The complaint alleges that RRF: ". . . has as its purpose to restore the alphabet to its proper place as the basis of elementary reading instruction in English and to improve the method of teaching reading, writing, and spelling in public and private schools, and said foundation is dependent for its income wholly upon contributions, from persons affiliated with the foundation and from the public at large, but said foundation is prohibited by its declaration of trust from carrying on propaganda, or otherwise attempting to influence legislation, or to participate in any political campaign for any candidate for public office and, in fact, said foundation has not violated said prohibition and did not and was not involved in the recall election referred to in the advertisement which is Exhibit `A' hereto and incorporated herein by reference with the same force and effect as if set forth in full, and Dr. William V. Lawlor, referred to in said advertisement, was acting in his individual capacity in connection with said recall election and was not acting for or on behalf of or as a representative of said READING REFORM FOUNDATION."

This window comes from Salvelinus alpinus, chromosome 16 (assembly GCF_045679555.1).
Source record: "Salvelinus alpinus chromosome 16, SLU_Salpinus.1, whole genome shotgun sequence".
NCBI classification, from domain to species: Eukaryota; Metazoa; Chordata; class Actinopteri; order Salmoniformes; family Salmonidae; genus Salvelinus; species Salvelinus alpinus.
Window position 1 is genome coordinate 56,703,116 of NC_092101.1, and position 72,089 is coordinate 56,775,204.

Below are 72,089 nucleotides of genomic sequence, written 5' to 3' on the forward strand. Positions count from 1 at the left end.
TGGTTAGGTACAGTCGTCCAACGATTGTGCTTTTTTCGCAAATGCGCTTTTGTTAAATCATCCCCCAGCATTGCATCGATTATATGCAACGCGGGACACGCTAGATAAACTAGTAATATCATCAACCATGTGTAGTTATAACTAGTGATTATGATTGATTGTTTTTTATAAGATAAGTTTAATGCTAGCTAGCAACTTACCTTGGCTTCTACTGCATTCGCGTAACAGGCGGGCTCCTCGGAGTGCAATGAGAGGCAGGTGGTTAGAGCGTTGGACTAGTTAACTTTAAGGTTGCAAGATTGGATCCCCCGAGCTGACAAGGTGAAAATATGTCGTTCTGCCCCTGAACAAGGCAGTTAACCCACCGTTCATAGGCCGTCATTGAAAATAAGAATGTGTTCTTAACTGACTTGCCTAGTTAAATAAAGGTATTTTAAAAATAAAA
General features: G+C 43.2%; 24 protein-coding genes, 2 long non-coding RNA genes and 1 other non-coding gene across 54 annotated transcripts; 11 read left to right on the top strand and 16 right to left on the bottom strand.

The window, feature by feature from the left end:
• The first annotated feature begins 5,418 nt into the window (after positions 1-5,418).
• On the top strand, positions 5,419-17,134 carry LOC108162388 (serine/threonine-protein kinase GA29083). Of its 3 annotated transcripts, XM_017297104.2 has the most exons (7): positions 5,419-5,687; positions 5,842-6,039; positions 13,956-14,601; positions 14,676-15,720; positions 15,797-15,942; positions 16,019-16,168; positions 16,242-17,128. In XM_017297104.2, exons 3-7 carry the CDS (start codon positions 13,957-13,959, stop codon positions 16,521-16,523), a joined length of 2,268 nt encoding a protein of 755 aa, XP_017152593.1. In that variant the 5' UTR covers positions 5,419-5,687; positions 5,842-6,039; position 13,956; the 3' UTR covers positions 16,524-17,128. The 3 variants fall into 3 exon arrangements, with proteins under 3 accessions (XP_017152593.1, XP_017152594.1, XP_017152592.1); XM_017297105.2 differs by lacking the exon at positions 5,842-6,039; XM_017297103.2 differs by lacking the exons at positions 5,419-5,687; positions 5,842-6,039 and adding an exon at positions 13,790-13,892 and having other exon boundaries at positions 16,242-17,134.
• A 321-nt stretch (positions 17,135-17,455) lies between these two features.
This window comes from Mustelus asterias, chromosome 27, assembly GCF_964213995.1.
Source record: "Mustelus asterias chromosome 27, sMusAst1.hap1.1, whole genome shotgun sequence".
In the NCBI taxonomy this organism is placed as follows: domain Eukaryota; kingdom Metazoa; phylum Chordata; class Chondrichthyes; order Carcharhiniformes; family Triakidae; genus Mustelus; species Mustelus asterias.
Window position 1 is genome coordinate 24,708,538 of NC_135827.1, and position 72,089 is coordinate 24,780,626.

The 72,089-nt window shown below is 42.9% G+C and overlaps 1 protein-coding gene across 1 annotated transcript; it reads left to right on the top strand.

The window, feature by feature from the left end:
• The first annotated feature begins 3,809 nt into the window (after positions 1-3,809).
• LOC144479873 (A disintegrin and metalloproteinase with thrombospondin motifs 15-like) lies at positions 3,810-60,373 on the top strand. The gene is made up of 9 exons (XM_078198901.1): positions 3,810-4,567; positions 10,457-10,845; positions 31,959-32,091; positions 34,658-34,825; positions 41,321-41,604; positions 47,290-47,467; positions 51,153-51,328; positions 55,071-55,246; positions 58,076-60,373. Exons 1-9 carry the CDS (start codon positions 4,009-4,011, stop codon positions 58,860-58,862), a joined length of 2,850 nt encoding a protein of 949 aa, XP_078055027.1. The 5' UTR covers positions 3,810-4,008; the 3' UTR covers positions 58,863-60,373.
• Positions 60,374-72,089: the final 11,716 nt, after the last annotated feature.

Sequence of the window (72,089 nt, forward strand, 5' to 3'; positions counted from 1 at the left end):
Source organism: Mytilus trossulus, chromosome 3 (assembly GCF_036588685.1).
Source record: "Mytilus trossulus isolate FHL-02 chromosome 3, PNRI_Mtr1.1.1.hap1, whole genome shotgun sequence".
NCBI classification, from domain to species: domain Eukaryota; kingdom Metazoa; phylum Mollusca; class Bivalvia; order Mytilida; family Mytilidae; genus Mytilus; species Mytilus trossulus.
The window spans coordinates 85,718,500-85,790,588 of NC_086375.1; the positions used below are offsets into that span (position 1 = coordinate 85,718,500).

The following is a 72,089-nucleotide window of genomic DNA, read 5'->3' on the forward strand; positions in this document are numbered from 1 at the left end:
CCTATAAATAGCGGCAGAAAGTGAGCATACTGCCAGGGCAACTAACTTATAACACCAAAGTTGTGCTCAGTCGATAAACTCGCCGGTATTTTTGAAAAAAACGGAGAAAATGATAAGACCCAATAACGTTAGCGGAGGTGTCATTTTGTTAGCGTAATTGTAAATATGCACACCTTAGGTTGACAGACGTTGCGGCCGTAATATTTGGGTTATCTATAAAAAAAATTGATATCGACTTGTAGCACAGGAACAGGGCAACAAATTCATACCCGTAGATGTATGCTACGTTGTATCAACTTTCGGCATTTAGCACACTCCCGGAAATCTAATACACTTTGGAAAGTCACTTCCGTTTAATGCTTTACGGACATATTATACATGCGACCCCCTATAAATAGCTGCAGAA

The complaint contains no other language by way of inducement and no innuendo. It alleges damages, but plaintiffs concede that they have not alleged that RRF suffered special damages within the meaning of section 48a, Civil Code.

The complaint alleges also that a demand for retraction was timely made under section 48a, Civil Code; then alleges: "Defendants, nor any of them, did not publish a correction of said statements in substantially as conspicuous a manner as the original libelous publication." The failure to allege, except by negative pregnant, whether a retraction was in fact printed within the time allowed by the code section was made the subject of a ground of demurrer for uncertainty and ambiguity. If that were the only ground upon which the demurrer had been sustained, opportunity to amend would no doubt have been given.